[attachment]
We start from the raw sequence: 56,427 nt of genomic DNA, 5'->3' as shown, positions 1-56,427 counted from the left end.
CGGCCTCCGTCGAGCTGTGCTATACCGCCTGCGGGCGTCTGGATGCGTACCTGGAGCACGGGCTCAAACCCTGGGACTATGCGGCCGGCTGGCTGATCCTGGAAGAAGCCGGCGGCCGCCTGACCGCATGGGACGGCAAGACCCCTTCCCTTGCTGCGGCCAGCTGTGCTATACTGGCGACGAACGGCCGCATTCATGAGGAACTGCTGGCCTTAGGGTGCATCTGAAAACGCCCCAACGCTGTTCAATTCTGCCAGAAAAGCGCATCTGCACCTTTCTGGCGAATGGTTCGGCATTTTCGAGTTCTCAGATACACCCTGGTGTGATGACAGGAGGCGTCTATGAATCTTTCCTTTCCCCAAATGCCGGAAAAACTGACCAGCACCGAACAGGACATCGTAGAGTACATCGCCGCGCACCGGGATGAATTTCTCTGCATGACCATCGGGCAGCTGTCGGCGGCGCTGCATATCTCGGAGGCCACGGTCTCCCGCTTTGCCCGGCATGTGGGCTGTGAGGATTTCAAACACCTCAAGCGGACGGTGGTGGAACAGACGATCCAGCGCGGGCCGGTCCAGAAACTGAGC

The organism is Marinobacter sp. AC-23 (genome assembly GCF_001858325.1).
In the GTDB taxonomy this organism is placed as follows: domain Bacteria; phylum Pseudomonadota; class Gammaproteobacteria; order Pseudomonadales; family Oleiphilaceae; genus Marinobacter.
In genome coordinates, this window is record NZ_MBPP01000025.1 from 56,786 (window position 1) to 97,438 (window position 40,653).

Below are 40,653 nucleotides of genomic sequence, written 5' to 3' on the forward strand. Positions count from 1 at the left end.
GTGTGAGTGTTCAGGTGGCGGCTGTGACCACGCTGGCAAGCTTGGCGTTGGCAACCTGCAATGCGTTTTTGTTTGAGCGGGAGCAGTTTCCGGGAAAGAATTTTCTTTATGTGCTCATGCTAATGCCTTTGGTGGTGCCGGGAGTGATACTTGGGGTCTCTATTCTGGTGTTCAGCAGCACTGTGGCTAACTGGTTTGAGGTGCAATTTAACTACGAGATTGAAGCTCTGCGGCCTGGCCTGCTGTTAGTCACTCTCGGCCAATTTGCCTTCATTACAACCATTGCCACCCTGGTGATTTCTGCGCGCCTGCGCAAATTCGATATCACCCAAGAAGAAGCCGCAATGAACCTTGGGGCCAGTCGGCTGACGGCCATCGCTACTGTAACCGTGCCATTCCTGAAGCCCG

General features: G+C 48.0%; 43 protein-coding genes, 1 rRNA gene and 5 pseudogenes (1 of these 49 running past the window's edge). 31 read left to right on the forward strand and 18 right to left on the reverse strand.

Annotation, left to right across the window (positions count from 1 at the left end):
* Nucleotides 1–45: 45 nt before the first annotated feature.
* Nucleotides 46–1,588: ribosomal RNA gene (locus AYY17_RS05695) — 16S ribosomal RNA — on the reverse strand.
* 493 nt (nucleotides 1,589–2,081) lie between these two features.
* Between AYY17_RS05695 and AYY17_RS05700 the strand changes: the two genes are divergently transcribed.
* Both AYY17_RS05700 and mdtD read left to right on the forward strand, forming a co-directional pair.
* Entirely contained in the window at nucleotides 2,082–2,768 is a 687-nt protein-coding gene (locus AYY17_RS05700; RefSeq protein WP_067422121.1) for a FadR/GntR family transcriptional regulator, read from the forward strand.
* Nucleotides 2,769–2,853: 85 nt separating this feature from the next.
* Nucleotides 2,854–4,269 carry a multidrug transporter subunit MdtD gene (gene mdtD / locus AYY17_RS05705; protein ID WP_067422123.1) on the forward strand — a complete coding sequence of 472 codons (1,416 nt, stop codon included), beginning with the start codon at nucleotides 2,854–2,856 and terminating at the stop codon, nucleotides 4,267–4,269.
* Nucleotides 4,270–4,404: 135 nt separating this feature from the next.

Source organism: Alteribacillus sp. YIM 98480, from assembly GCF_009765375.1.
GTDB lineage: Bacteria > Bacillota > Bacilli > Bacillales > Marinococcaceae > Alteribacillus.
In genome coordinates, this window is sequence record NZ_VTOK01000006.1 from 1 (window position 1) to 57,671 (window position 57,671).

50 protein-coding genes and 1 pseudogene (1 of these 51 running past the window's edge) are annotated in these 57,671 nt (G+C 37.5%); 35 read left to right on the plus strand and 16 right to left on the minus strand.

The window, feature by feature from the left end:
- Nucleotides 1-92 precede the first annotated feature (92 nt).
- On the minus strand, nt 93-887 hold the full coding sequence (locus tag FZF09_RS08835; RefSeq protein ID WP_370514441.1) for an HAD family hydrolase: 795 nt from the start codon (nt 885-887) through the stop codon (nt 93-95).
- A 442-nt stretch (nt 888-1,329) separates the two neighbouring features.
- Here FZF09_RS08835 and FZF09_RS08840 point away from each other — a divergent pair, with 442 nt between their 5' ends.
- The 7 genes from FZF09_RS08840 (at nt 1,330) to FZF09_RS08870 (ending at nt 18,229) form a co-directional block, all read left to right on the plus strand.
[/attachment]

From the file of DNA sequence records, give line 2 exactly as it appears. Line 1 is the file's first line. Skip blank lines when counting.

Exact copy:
CGGCCTCCGTCGAGCTGTGCTATACCGCCTGCGGGCGTCTGGATGCGTACCTGGAGCACGGGCTCAAACCCTGGGACTATGCGGCCGGCTGGCTGATCCTGGAAGAAGCCGGCGGCCGCCTGACCGCATGGGACGGCAAGACCCCTTCCCTTGCTGCGGCCAGCTGTGCTATACTGGCGACGAACGGCCGCATTCATGAGGAACTGCTGGCCTTAGGGTGCATCTGAAAACGCCCCAACGCTGTTCAATTCTGCCAGAAAAGCGCATCTGCACCTTTCTGGCGAATGGTTCGGCATTTTCGAGTTCTCAGATACACCCTGGTGTGATGACAGGAGGCGTCTATGAATCTTTCCTTTCCCCAAATGCCGGAAAAACTGACCAGCACCGAACAGGACATCGTAGAGTACATCGCCGCGCACCGGGATGAATTTCTCTGCATGACCATCGGGCAGCTGTCGGCGGCGCTGCATATCTCGGAGGCCACGGTCTCCCGCTTTGCCCGGCATGTGGGCTGTGAGGATTTCAAACACCTCAAGCGGACGGTGGTGGAACAGACGATCCAGCGCGGGCCGGTCCAGAAACTGAGC